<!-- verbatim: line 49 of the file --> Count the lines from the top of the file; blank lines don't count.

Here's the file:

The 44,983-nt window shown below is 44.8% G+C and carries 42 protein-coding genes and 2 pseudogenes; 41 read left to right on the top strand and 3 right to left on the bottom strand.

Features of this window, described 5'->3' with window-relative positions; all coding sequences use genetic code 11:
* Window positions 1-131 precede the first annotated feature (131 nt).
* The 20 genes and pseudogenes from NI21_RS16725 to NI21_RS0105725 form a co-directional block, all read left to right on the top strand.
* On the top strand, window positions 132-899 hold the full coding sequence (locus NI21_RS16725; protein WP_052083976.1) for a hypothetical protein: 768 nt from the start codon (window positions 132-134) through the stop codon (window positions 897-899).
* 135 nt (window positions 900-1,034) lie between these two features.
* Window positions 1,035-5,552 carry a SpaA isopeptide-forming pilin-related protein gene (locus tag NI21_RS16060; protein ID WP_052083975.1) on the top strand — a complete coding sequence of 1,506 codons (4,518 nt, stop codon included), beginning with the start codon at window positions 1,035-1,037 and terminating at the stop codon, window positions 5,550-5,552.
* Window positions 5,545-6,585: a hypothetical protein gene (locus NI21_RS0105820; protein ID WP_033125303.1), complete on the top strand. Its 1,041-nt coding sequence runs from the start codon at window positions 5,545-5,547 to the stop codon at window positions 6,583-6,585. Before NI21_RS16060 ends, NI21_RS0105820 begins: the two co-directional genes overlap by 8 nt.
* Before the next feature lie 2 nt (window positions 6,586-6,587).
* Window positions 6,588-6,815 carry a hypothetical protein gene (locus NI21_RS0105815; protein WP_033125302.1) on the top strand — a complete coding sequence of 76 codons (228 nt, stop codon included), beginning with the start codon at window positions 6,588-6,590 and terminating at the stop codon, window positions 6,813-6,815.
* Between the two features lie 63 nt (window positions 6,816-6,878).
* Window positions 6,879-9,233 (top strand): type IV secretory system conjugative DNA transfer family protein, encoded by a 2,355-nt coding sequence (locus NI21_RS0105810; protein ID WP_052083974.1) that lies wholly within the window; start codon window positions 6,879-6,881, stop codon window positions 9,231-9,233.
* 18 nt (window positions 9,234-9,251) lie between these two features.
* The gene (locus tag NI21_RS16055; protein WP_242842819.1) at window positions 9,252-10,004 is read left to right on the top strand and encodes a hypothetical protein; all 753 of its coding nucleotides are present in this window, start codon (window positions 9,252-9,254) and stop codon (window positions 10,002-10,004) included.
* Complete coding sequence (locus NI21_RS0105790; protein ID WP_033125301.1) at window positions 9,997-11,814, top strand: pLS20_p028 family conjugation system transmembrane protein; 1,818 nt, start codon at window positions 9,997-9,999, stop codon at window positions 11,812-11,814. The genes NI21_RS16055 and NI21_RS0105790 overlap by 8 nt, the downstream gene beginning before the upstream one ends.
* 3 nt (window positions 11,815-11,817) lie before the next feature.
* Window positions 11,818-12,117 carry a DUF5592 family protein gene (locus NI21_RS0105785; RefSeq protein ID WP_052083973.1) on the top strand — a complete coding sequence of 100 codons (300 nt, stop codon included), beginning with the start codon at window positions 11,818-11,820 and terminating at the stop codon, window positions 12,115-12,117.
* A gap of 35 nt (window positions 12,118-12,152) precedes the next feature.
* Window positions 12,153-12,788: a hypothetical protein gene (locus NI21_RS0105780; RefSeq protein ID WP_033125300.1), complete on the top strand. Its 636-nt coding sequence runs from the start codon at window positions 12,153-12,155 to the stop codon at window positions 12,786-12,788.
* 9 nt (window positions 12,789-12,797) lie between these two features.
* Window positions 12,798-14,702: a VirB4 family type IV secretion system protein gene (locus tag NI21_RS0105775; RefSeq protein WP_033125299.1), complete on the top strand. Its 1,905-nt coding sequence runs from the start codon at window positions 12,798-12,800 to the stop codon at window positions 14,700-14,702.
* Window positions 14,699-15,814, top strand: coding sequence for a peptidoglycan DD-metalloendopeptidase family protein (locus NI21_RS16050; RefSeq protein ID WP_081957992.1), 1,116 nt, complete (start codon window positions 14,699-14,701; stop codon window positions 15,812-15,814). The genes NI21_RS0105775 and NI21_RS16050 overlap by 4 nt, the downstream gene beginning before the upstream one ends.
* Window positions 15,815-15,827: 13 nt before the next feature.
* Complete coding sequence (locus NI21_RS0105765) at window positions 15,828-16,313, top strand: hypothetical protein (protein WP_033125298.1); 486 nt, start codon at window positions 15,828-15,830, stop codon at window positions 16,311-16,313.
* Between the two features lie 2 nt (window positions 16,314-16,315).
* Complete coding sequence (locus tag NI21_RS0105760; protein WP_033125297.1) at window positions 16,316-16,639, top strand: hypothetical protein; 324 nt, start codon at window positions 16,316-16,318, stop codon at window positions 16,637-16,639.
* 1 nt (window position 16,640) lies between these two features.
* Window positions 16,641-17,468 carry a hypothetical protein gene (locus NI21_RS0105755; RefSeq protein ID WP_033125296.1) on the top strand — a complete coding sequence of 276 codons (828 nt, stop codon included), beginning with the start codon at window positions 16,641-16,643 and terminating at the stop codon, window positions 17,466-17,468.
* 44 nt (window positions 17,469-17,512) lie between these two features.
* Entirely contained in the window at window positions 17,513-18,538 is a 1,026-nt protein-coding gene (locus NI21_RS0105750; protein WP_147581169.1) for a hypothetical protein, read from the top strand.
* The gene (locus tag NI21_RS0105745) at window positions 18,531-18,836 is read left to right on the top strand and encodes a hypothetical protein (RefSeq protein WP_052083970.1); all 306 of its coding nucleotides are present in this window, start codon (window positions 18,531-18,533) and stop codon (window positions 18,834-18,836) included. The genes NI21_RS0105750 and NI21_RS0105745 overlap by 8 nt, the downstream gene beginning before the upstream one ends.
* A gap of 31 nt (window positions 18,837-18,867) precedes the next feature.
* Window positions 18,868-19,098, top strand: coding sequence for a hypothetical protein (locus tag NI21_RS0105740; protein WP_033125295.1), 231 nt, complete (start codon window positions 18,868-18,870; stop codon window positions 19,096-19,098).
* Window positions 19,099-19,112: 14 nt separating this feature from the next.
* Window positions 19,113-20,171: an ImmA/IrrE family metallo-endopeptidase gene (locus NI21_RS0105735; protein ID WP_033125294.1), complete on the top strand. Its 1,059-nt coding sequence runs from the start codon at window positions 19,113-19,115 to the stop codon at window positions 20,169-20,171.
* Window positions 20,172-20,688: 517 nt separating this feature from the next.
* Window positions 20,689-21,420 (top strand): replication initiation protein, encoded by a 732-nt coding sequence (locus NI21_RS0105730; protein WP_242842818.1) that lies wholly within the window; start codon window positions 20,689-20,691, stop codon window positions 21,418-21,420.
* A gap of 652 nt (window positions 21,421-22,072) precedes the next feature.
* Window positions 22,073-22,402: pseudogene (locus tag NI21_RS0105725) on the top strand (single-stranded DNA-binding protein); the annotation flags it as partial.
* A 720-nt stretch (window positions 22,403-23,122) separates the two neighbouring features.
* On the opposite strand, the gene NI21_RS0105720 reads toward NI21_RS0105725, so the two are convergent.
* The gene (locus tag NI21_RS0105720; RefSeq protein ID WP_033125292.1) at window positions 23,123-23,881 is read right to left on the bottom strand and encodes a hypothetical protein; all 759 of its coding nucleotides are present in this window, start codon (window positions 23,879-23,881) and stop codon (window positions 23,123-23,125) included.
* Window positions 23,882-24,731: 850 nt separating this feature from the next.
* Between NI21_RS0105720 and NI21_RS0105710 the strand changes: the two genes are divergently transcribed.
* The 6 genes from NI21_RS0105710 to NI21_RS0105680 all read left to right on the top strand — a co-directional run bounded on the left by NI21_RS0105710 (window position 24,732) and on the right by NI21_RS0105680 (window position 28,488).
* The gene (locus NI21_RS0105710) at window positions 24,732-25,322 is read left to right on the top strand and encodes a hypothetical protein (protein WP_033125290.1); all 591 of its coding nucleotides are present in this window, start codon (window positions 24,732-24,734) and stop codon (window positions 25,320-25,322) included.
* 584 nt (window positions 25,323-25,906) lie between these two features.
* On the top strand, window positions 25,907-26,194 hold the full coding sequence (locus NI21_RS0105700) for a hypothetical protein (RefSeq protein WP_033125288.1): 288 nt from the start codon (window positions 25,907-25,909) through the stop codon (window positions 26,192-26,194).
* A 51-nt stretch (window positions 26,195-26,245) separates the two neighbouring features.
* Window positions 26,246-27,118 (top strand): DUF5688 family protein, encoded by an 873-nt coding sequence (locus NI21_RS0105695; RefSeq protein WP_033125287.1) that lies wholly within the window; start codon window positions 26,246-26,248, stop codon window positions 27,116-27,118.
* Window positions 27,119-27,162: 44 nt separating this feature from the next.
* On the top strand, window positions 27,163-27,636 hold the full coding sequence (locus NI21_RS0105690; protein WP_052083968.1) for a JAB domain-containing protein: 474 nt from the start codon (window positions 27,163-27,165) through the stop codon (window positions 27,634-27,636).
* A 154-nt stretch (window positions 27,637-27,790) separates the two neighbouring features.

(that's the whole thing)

* A 51-nt stretch (window positions 26,195-26,245) separates the two neighbouring features.